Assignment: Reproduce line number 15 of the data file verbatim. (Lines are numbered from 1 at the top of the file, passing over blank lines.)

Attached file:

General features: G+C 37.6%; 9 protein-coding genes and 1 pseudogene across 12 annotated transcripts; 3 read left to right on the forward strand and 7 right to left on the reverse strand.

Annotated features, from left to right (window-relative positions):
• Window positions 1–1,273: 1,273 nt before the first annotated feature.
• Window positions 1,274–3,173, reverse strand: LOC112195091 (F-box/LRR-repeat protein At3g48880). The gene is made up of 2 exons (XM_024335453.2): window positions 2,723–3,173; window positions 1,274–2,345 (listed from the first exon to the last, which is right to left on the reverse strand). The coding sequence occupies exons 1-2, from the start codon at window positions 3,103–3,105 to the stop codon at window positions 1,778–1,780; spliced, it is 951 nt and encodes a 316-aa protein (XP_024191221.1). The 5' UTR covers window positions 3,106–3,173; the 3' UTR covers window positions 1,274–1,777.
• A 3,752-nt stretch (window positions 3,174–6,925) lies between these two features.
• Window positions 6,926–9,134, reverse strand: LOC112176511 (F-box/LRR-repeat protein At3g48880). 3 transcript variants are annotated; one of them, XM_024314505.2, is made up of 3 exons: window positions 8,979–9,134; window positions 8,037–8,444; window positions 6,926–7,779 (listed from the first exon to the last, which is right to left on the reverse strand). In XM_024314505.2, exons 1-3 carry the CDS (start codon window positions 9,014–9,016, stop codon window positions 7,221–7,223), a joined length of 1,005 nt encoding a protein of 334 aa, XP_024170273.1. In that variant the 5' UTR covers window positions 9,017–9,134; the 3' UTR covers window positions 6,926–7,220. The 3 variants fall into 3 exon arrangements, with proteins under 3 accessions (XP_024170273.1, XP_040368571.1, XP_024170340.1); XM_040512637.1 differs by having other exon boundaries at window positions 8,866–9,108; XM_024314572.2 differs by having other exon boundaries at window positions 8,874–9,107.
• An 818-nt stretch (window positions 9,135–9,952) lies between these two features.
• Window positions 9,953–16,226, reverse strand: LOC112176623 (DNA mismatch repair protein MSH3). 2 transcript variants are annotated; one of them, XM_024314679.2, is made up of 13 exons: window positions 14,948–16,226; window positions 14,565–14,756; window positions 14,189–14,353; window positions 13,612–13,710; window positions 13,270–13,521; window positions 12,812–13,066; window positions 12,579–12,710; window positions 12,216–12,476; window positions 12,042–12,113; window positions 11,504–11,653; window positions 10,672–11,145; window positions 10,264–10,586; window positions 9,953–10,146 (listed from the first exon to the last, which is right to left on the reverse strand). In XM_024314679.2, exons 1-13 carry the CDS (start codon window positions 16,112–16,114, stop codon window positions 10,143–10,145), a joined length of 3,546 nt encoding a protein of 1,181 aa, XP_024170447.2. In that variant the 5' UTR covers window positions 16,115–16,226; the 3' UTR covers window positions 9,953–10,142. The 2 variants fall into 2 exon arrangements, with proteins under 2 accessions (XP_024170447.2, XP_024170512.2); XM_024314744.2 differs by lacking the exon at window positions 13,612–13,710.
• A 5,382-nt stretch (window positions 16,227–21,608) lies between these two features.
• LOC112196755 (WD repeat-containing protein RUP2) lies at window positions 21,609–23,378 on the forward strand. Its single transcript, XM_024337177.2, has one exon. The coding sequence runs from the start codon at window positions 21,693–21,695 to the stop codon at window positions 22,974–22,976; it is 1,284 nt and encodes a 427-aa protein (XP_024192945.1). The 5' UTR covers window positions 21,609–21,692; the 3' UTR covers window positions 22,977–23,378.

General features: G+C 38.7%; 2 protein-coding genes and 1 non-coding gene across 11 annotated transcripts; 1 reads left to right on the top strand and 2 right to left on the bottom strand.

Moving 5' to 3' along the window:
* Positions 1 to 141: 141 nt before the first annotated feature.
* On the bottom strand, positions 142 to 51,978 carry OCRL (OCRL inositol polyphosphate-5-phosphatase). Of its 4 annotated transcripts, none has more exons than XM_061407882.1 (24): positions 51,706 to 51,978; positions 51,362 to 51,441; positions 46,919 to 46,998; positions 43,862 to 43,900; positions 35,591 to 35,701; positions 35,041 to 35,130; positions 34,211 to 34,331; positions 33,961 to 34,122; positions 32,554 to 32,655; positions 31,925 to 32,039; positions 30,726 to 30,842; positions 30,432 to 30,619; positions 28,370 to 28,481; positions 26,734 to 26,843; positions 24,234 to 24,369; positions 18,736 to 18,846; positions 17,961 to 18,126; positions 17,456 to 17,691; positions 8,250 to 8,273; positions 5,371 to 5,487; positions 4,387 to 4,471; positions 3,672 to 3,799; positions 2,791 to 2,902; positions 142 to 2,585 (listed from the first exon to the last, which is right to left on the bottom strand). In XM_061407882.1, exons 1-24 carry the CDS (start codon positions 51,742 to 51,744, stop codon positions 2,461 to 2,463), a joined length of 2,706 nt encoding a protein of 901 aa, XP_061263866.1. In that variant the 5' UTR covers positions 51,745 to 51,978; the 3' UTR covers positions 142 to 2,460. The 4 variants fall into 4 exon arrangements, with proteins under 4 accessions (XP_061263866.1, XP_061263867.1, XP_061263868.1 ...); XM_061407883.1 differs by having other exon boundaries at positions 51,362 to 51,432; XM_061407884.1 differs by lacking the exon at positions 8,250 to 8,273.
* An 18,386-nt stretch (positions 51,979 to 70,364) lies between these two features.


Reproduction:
* An 18,386-nt stretch (positions 51,979 to 70,364) lies between these two features.